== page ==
Let’s start with the central point: the Turnbull government has perpetrated a colossal fraud on the Australian people with its decision to buy a fleet of conventionally-powered French submarines. That flows from the second point – the much-vaunted CEP, the competitive evaluation process was a sham, because the French company DCNS was the preferred builder from the beginning of the process.
The CEP, it will be remembered, was set up only in February last year, in political surrender to pressure from South Australian Liberal parliamentarians who feared losing their seats if Japanese submarines were built offshore, quickly and cheaply. It was a rush job to legitimise a choice of boat that would not antagonise China, the unions or the Australian Submarine Corporation . No matter that it would be a white whale.
Whether buying military hardware or setting up a royal commission, the ground rules are the same: write the terms of reference to guarantee the result you want. So the tenderers – Japanese, German and French — were required to offer a submarine design (not an actual boat) which met four criteria:
- With a range and endurance similar to the Collins class submarine (11.500 nautical miles).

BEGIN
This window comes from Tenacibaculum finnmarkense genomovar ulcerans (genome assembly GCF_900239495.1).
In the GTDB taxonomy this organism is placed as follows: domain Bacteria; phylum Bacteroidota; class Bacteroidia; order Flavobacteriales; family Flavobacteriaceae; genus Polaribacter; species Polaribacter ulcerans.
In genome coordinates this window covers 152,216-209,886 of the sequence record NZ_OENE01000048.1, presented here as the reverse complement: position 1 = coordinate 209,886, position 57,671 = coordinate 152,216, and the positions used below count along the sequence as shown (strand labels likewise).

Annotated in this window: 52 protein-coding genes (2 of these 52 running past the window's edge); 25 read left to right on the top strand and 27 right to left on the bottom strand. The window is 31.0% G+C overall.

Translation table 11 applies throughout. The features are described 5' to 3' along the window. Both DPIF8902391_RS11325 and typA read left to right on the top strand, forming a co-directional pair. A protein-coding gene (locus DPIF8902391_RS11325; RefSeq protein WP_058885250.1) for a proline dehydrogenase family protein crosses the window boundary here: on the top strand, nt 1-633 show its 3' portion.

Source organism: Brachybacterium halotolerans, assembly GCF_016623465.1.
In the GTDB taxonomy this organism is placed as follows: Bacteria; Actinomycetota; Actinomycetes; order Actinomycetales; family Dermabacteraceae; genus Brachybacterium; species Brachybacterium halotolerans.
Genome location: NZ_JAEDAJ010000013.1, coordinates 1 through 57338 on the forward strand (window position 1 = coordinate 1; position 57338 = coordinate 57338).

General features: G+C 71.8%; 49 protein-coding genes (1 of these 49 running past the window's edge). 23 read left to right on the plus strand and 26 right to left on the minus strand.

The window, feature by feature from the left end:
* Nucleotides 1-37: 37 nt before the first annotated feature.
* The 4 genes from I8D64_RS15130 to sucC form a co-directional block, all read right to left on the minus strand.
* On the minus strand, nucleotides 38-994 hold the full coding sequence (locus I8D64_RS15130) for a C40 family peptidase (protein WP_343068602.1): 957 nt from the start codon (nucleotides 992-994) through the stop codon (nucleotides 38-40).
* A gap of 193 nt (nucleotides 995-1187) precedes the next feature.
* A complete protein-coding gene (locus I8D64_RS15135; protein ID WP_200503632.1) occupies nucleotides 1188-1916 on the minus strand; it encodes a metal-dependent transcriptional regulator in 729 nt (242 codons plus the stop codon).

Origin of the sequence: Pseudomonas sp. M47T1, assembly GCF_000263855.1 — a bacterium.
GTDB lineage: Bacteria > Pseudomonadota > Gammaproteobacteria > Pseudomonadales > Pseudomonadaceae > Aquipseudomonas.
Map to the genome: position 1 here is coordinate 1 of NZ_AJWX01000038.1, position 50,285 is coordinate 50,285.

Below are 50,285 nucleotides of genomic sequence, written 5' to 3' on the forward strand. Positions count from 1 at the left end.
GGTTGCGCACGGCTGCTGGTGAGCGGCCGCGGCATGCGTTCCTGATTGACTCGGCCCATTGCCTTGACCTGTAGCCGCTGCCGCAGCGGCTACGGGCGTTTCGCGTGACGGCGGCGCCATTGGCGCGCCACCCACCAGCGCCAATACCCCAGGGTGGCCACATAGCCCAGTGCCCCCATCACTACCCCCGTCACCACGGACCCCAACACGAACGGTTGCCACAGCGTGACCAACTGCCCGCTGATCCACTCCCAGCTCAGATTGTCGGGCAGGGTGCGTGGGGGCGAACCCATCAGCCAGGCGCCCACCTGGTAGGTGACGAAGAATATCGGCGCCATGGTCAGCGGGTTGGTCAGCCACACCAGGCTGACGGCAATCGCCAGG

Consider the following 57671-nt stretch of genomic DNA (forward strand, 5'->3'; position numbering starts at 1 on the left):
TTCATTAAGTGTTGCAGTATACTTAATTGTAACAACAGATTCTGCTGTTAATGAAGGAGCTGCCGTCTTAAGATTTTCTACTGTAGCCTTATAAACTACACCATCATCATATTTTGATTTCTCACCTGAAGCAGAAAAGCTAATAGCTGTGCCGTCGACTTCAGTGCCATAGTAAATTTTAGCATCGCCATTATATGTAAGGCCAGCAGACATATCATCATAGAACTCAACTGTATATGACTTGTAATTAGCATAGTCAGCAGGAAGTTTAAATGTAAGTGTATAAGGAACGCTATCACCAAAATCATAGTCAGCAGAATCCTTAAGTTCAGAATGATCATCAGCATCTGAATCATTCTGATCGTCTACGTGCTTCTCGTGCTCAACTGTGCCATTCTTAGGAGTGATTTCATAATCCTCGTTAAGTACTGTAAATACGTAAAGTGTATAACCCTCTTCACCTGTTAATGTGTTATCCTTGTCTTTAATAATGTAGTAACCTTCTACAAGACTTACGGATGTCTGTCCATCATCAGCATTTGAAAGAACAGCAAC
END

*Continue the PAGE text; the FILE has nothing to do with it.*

- With sensor performance and stealth characteristics superior to the Collins class submarine.
- To incorporate the combat system and heavyweight torpedo developed jointly by Australia and the U.S.
- To be delivered in time to avoid a capability gap (after the retirement of the Collins class submarines in 2026).
The specification acknowledged that there were no off-the-shelf options that met Australia’s unique submarine capability requirements. That should have sounded the first warning: we were about to buy and/or build another orphan, like the Collins boats. But that was overlooked in the enthusiasm that The Future Submarine Program (SEA 1000) would deliver for Australia “an affordable, regionally superior, conventional submarine capability, sustainable into the foreseeable future.”
What we have been saddled with for our $50 billion is the promise of a flotilla of non-existent, obscenely expensive, ordinary submarines that will be slow to arrive, obsolescent when the first is launched, and completely irrelevant by the end of its design life in 2060. They will never be regionally superior.